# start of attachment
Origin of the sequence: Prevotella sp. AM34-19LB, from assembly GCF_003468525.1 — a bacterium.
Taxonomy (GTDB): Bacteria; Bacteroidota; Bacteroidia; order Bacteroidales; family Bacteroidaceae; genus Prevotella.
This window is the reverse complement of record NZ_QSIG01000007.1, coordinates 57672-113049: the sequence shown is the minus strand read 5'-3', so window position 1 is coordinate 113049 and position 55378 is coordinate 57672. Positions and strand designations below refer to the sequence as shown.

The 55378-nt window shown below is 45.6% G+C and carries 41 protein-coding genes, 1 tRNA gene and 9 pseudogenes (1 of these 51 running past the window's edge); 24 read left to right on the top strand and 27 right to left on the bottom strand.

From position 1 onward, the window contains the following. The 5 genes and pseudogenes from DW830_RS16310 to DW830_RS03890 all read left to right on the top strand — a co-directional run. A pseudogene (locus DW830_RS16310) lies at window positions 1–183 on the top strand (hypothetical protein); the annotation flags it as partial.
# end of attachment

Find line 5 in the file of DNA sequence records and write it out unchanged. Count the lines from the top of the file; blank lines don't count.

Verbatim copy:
From position 1 onward, the window contains the following. The 5 genes and pseudogenes from DW830_RS16310 to DW830_RS03890 all read left to right on the top strand — a co-directional run. A pseudogene (locus DW830_RS16310) lies at window positions 1–183 on the top strand (hypothetical protein); the annotation flags it as partial.